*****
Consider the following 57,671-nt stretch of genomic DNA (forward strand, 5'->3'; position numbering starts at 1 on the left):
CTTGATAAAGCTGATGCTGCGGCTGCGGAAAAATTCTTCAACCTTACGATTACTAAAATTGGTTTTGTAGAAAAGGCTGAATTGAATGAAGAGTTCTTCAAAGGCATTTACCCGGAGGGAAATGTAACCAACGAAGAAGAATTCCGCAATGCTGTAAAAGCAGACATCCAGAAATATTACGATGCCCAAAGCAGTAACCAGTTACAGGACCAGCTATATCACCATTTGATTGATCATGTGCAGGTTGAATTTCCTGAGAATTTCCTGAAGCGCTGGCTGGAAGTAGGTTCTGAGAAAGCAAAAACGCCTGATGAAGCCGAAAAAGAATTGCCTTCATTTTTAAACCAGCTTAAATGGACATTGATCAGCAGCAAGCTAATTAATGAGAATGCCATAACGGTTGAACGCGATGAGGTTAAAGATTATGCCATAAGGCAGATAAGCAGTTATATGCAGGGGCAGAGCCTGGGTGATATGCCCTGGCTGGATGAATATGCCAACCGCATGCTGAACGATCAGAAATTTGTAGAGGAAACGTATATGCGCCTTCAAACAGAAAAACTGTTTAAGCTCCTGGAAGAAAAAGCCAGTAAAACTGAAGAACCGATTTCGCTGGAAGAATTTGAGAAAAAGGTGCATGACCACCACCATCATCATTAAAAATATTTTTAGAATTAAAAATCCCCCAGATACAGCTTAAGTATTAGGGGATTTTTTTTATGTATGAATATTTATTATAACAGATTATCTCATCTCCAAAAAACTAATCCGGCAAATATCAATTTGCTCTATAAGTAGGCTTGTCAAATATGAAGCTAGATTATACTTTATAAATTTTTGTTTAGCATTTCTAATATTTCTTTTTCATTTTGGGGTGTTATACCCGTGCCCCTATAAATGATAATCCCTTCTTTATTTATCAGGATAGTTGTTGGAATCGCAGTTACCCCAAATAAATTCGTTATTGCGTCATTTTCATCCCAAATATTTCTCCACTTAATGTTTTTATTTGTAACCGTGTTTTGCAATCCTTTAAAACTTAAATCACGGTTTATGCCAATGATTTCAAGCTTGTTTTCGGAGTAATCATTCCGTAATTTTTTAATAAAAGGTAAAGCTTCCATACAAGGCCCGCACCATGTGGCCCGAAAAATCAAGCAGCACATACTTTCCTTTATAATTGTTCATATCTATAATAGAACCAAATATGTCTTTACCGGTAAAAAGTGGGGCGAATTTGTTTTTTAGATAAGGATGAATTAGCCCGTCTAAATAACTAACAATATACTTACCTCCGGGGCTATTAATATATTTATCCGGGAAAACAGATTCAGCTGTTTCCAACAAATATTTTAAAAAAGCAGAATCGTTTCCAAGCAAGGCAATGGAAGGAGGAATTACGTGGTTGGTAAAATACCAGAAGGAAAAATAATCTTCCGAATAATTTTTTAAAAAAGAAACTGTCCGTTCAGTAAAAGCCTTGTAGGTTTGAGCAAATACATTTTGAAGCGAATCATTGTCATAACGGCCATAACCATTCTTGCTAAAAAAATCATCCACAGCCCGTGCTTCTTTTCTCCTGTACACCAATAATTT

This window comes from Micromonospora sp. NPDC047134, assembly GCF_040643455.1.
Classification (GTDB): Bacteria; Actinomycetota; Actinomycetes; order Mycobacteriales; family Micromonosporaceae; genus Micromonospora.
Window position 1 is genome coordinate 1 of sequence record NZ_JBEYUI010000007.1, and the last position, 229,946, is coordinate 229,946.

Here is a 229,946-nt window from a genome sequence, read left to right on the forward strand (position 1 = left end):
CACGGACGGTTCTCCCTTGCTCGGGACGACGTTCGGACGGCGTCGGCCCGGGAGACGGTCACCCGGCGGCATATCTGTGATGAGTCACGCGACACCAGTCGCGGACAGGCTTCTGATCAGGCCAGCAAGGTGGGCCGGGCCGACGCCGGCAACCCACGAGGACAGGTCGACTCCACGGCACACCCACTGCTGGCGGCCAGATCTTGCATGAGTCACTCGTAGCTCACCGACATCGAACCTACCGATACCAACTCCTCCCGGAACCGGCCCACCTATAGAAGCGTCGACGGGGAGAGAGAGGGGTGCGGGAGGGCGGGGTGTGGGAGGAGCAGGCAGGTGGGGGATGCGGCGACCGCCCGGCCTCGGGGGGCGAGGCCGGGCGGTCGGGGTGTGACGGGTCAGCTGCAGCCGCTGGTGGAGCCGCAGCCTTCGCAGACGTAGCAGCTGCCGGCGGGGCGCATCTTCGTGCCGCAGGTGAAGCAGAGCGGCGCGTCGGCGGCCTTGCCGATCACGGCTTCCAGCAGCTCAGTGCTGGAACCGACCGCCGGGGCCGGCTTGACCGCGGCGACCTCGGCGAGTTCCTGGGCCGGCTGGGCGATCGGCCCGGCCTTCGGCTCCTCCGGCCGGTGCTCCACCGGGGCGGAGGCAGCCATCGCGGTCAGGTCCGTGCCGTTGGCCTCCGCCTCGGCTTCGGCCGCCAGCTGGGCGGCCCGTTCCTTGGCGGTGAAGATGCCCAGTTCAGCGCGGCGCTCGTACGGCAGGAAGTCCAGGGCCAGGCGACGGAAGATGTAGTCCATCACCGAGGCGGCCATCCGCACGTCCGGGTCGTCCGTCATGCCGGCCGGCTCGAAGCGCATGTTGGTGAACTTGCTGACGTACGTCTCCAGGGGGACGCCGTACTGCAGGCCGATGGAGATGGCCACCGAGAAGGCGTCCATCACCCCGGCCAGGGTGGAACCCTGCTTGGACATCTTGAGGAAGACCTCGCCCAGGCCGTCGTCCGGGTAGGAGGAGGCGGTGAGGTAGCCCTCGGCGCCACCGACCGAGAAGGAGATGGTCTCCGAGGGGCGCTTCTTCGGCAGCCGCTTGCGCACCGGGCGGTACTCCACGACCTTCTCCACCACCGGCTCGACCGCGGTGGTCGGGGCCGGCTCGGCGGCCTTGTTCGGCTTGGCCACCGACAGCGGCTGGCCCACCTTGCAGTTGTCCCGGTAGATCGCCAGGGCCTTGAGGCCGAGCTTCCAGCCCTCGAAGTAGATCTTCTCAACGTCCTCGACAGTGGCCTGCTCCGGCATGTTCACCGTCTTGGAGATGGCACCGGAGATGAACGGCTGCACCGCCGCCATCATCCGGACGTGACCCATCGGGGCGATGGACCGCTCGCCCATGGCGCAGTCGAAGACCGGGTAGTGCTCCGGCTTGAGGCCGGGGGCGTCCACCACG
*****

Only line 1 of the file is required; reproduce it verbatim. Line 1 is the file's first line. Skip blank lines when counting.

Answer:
Consider the following 57,671-nt stretch of genomic DNA (forward strand, 5'->3'; position numbering starts at 1 on the left):